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Spaghetti & Snagballs

Updated on April 28, 2012

When it comes to making a quick meal, these "spaghetti snagballs" are awesome. Whether you need to fix a meal in a hurry because it's a week night and the kids are hanging off your leg and hungry, or you just want something that's tasty and wont take long to prepare, this is a great meal. Or you could do as I do, and take your time, put some music on, have a glass of wine.

Or you could get the kids to help by getting them to prepare the sausages, wash and pick the basil leaves, or any other helpful things they can do for you. I find they're more likely to eat something they helped cook, and it's fun all round.

It serves four in my house, that's two adults and two children, and sometimes there's a bowl left over for lunch the next day...depending on how hungry my eldest is that night.

Cast your vote for Spaghetti & Snagballs


  • 8 Pork Sausages
  • 1 small bunch of fresh Basil
  • 2 cloves of Garlic
  • 2 x 400g tins of Tomatoes
  • Extra Virgin Olive Oil
  • Balsamic Vinegar
  • Salt/Pepper
  • Pasta
  • Parmesan Cheese

Get your sauce on the go.
Get your sauce on the go.
Start frying the snagballs.
Start frying the snagballs.
Put the pasta on to boil.
Put the pasta on to boil.
Cook all at once.
Cook all at once.
Serve with parmesan and basil
Serve with parmesan and basil


Place a large pot of generously salted water on to boil and heat up a heavy based frying pan on medium/high heat.

Now grab your sausages (they don't necessarily have to be pork, they can be beef, chicken, or whatever flavoured sausage you enjoy) and squeeze out and pinch off the meat in a ball from the casing and place into a bowl. You can make them as big or small as you like, but smaller ones cook quicker.

Next, get your washed basil, about a good handful, and pick off the leaves and give them a rough chop.

Heat a medium sized saucepan on low/medium heat and pour a nice glug of the oil in there. Once this is heated (but not smoking), crush your garlic into the pan and give it a stir, making sure not to burn the garlic, you want a nice mellow taste, not that bitter taste. Once this is done, throw a few basil leaves into the hot oil and garlic and let it infuse for about 30 seconds, always stirring to make sure it doesn't burn. Now pour your 2 tins of tomatoes into the pan, stir and bring to the boil.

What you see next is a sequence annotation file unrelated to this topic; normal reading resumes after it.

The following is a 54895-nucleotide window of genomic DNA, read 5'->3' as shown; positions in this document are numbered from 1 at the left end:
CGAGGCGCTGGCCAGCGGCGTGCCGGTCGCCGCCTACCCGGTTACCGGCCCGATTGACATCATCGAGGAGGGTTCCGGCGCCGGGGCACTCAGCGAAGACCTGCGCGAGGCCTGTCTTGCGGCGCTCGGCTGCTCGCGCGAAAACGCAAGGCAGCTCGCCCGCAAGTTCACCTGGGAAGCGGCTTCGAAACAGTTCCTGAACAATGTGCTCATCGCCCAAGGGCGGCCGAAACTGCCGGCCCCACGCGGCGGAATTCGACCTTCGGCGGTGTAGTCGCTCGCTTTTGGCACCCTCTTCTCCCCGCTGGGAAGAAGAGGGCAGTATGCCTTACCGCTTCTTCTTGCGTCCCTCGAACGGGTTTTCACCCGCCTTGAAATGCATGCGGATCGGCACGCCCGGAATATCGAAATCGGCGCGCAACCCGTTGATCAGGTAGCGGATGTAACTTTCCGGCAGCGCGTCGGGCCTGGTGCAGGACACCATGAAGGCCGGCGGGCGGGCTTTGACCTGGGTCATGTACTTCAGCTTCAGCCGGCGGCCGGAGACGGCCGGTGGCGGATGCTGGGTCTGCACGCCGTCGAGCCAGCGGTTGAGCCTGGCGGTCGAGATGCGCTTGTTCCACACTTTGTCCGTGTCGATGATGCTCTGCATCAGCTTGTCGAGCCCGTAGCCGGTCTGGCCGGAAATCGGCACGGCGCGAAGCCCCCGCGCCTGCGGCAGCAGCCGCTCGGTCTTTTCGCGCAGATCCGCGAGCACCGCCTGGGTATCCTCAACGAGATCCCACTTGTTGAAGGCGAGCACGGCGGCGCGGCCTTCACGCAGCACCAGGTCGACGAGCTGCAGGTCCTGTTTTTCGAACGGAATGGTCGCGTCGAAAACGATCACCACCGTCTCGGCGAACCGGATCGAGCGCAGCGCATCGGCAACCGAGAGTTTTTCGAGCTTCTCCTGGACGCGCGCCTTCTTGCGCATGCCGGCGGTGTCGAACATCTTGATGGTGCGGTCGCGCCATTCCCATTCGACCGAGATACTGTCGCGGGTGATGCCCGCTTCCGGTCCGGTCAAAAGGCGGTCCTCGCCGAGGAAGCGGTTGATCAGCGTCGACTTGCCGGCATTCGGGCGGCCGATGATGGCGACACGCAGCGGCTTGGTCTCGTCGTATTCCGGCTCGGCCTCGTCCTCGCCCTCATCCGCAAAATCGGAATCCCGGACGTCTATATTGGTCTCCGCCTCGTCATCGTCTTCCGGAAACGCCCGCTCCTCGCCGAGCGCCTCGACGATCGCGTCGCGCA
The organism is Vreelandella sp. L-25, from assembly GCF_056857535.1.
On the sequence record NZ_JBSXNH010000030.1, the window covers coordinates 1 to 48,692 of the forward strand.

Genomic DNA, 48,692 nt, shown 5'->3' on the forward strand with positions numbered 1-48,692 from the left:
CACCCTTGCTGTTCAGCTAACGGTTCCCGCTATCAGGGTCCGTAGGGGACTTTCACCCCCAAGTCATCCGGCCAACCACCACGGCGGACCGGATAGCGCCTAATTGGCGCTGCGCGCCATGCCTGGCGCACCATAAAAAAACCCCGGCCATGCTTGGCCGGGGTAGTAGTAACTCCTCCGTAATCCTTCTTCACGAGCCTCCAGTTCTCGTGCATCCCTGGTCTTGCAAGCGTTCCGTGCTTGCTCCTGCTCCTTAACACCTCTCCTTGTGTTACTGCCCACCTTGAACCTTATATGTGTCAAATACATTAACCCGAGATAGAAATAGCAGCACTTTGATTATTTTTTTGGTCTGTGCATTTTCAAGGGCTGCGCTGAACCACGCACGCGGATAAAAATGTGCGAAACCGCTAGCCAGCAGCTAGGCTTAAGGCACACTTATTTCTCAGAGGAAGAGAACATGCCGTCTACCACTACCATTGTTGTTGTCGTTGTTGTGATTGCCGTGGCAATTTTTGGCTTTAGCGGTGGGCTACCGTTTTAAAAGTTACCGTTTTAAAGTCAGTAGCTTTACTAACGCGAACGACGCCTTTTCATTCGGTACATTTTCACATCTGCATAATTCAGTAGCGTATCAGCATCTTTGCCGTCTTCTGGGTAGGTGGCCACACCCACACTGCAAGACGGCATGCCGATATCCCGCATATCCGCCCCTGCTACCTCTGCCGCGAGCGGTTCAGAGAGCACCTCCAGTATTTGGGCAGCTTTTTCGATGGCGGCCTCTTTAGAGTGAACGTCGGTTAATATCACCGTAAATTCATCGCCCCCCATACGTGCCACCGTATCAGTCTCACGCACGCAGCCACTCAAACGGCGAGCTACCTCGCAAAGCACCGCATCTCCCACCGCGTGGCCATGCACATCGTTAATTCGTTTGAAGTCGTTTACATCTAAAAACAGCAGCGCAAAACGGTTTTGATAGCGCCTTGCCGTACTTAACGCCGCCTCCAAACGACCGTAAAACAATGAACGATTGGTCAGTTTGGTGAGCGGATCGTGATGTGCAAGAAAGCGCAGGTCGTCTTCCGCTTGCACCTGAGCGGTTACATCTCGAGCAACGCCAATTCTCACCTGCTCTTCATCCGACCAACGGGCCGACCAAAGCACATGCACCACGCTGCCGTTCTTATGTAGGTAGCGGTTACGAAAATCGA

Place the remaining chopped basil into the saucepan with the tomatoes and season with salt and pepper, and splash in about 2 teaspoons of balsamic vinegar. Taste, and then adjust to your liking.

Your frying pan should be nice and hot by now, so pour in some olive oil and place the snagballs into the frying pan. Leave them to get nice and browned and give them a toss to cook all over.

Check the sauce, give it a stir and use your wooden spoon to crush the tomatoes. You're not looking for a smooth sauce here, this is quick, rustic, and a few chunks of tomato in there are nice.

Once you get the sauce and snagballs cooking, place your spaghetti into the salted boiling water. Bring to the boil and cook to the packet directions.

By the time the pasta is cooked, your snagballs and sauce should be ready.

Drain the pasta and divide between your bowls, place a scoop of sauce onto the pasta and toss to coat. Place a serve of the snagballs on top and pour over some more sauce. Sprinkle with grated parmesan and garnish with some more fresh basil.

Serve with either a crusty bread with lashings of butter or garlic bread, and a nice red wine to relax after that long day.


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    • InTuneWithCooking profile image

      InTuneWithCooking 6 years ago from Australia

      You're welcome T4an. Thanks for stopping by!

    • T4an profile image

      T4an 6 years ago from Toronto, Ontario

      Great idea. I usually cook the entire sausage in my sauce. This is a different way to serve it. Thank you for sharing.

    • InTuneWithCooking profile image

      InTuneWithCooking 6 years ago from Australia

      Thanks Derdriu! The snag is what we Aussies call a sausage, so yes, snag does = meat.

      My eldest son prefers a cold drink of Cola (or any fizzy drink) while my youngest loves a fresh orange juice (he won't drink any fizzy drinks, says they're "too spicy", but I think he just means that the fizz is too much in his mouth LOL)

    • profile image

      Derdriu 6 years ago

      InTuneWithCooking, What an attractive, delicious, quick recipe for a popular meal centered on spaghetti and snagballs (snag = meat?)! In particular, I like the way you suggest getting the children involved in prepping the meal. Your serving suggestions are great, but what is the drink that you favor for your children while you and your wife are appreciating hmmm-hmmm red wine?

      Thank you for sharing, etc.,


    • InTuneWithCooking profile image

      InTuneWithCooking 6 years ago from Australia